Even in tedious rants and people we would rather avoid, there lies the invitation to own our own stuff. To be the person on the outside the person we are inside. Yes, to project and transfer both our grandstanding and our greatness onto characters of Scripture and literature. But also to own the fullness of all that is reflected back to us.

When I was young I wanted to be Atticus Finch! Perhaps now that I am approaching 65 I do need to read Go Set a Watchman more than ever. It is a gift that Harper Lee waited fifty years to release her sequel — only now am I starting to recognize even the great ones have clay feet. We all do!

Those I deem to be tedious, tiring and troubling may simply be holding up a mirror for me to see more clearly. Truth is, I am also my acquaintance’s reflection. If not in exactly the same ways, then at least more than I want to admit.

Them and Then, Us Here and Now

Most of us go to movies to be entertained. If the scenes are well directed and the acting really good, so much the better. Rarely does a movie leave a lasting impact, open us to truly fresh insights, transform the way we see things.

That happened the other night when we saw Testament of Youth, based on the memoir of Vera Brittain. Set in the lush baronial estates of pre-World War I England, the Brittain family is one of stature and privilege. Young Vera bristles at the cultural constraints placed upon women and courageously surmounts them much to the chagrin of her elders.

Catalyzing Vera’s ultimate transformation is the horror of war. Postponing her tenaciously sought Oxford studies, Vera volunteers to nurse wounded soldiers in London and then on the battle front in France. Later she will return to Oxford and eventually become a renown writer, feminist and ardent pacifist. More about the movie later…

But, now… Some readers might know that we are planning a trip to Germany this Fall. Although I have visited the ancestral home of my paternal lineage whose family name I bear, this will be my first opportunity to visit the village from which my mother’s German heritage originated. Of course, we will be seeing friends and new sites such as Berlin, Dresden along with Germany’s many great museums.

Haunting my anticipation is the nagging horror of the Holocaust. Although my German ancestors emigrated to the U.S. more that 150 years ago, I remain troubled by the perversion Nazi Germany wreaked upon the world. How could a people so great and a culture so grand become so morally corrupt and the cause of unspeakable evil?

The traditional answer given by Jewish theologians has been that God chose (for whatever reason) to remain temporarily hidden. Or, more commonly, that God deferred to human freedom. This has never been a satisfying explanation for me.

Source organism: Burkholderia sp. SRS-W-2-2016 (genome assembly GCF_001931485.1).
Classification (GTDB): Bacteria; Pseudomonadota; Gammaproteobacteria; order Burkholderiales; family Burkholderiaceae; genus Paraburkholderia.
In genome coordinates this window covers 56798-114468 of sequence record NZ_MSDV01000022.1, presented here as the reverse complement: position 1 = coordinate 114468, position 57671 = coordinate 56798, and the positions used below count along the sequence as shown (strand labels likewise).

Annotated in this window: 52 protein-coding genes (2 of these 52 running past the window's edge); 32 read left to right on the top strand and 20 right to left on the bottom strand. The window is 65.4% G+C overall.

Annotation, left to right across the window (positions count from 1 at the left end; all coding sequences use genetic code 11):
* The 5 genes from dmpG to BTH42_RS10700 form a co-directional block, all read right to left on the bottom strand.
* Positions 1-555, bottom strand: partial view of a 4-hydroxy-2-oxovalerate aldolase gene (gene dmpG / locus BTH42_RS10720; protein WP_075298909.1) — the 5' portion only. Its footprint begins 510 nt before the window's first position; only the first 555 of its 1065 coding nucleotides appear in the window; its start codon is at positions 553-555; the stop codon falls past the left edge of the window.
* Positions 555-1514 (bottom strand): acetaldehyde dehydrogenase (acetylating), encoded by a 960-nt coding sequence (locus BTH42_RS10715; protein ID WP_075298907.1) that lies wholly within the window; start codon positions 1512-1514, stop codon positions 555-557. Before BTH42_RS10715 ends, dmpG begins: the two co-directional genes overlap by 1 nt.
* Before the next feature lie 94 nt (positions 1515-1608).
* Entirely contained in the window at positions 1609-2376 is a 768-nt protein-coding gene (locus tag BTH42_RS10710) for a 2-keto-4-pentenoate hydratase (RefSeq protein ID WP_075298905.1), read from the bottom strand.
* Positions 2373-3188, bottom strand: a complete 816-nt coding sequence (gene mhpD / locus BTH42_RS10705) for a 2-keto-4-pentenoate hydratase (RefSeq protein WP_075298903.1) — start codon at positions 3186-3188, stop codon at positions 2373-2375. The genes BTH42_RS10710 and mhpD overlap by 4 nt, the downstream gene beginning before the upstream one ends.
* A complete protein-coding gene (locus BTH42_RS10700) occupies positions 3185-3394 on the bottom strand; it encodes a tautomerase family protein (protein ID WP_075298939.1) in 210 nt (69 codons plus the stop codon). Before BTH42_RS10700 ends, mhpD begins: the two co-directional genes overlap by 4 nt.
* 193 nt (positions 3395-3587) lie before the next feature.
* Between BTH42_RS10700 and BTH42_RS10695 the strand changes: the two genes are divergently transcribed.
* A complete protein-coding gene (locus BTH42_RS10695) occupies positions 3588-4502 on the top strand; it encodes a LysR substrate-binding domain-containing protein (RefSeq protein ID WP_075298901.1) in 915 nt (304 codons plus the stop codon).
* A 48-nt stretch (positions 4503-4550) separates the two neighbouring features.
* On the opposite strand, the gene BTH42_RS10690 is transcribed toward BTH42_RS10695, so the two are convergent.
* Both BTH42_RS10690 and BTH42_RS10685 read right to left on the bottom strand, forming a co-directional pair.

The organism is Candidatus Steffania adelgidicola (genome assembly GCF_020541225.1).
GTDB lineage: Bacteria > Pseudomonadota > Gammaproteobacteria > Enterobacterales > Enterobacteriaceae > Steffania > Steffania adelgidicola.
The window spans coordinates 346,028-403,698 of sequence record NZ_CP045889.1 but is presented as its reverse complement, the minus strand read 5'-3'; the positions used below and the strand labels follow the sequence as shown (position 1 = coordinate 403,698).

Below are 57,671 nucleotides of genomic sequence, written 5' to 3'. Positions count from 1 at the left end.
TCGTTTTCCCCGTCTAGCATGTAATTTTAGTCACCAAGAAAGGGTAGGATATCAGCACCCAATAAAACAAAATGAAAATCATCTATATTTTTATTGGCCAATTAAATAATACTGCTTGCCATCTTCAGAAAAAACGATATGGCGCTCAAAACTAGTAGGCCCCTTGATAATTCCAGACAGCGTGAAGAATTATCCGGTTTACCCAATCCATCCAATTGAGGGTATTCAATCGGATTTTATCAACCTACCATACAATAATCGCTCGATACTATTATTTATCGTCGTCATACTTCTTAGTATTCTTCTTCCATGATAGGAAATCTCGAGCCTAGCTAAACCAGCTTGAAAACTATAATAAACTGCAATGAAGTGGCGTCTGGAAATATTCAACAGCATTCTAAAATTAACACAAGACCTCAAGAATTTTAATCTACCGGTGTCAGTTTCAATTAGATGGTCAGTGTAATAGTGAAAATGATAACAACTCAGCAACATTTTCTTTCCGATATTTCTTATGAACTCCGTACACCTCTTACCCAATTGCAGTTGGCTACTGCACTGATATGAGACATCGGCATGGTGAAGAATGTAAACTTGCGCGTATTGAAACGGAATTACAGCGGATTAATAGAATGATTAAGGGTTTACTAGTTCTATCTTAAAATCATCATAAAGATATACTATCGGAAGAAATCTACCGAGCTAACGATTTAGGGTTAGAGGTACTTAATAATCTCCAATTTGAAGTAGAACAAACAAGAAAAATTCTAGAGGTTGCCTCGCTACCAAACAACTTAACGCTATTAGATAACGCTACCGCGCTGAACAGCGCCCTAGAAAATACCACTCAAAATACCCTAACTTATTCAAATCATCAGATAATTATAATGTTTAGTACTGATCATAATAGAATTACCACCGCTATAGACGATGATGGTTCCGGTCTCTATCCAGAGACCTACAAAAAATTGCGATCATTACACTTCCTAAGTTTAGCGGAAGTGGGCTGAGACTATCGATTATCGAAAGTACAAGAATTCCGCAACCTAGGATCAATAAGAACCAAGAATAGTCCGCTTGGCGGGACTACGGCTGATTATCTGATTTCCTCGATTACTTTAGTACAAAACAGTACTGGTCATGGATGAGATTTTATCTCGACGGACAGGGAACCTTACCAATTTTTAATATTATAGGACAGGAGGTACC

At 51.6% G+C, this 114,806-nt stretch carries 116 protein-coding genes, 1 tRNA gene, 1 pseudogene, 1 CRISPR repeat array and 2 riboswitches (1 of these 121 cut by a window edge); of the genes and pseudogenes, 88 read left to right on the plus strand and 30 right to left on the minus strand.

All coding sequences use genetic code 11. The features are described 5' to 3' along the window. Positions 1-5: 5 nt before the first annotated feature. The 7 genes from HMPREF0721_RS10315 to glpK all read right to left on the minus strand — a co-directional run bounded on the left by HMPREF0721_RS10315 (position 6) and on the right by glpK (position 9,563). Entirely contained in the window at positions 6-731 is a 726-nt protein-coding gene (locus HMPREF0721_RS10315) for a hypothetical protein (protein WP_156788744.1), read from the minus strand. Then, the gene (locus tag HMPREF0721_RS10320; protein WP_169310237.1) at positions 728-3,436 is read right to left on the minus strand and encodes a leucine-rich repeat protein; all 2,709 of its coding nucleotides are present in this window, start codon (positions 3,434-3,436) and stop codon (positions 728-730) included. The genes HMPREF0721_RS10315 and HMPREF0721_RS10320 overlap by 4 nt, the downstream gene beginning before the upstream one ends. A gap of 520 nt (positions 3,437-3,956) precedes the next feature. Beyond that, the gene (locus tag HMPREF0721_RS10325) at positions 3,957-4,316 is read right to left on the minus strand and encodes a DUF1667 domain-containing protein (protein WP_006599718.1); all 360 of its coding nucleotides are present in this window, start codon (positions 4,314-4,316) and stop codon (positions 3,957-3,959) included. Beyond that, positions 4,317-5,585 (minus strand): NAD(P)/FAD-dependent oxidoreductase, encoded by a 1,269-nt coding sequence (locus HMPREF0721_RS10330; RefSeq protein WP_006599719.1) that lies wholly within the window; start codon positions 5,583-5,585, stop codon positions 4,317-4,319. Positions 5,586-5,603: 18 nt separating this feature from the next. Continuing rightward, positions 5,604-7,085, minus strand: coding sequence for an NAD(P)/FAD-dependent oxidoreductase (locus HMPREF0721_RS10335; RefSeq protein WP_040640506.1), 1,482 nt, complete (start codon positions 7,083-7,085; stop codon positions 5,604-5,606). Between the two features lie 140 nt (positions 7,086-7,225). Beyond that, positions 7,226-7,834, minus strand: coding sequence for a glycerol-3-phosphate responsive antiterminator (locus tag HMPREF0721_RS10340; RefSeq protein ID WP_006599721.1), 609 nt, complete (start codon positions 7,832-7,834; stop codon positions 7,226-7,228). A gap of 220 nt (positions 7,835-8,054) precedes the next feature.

Quite simply, that expression of “freedom” is the very denegration of human freedom and a defacto proof of its absence. More significantly, it begs the ultimate moral dilemma: If God is good, why would such a God allow such unmerited and unmitigated suffering?

My heritage is three-fourths German, one-fourth Irish. Nazi atrocities and that indictment of an uncaring God has nagged at me for decades. There have been two recent breakthroughs — of course, the first was a book; and then the movie, Testament of Youth.

Along with the usual German maps and travel-guides, I recently came upon The Female Face of God at Auschwitz. Rabbi Melissa Raphael challenges the traditional explanation of the Holocaust as God’s “hiddenness” or deferral to human freedom. Raphael interprets published testimonies of women imprisoned in the extermination camps in the light of Shekhinah, the feminine expression of divine presence accompanying Israel into exile and beyond:

God’s face, as that of the exiled Shekhinah was not … hidden in Auschwitz, but revealed in the female face turned as an act of resistance to that of the assaulted other as a refractive image of God. For women’s attempt to wash themselves and others, and to see, touch, and cover the bodies of the suffering were not only the kindnesses of a practical ethic of care; they were a means of washing the gross profanation of Auschwitz from the body of Israel in ways faithful to Jewish covenantal obligations of sanctification. Women’s restoration of the human, and therefore the divine, from holocaustal erasure opposes not only recent theories of divine absence, but also patriarchal theologies that accommodate absolute violence in the economies of the divine plan.

Wow! This really hit like a bolt of lightning, a blast of fresh air. It struck — as truth often does — with the sudden clarity of recognition.

The divine image of Shekhinah resurfaced in the theater when viewing the panorama of female nurses caring as best they could for brutally injured troops on the muddy battlefields of WWI France. The movie begins and ends with bucolic scenes at a swimming hole. Only at the end did I recognize the baptismal washing common to both Jewish and Christian faiths.

The stunning impact of Testament of Youth, however, came in an especially intimate scene in which Vera Brittain attends to a dying German soldier. Only later do we learn this was a death-bed confession meant for his fiancé in which he seeks forgiveness for the violence in which he now lies complicit.

This moment now imprinted on my heart also brings light, refreshment, clarity, recognition. I need not go to Germany to seek answers for how a people so great and a culture so grand could become so perverse. It is not a matter of my German ancestry from the past.

Like the long-suffering women of Auschwitz, the courageous nurse and an anguished soldier reveal God’s enduring presence in our broken, sinful world.

It’s not about them or then, but us here and now!

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The Female Face of God in Auschwitz: A Jewish Feminist Theology of the Holocaust, Melissa Raphael, Routledge Taylor & Francis Group: London and New York, 2003. The quote is from inside the front cover.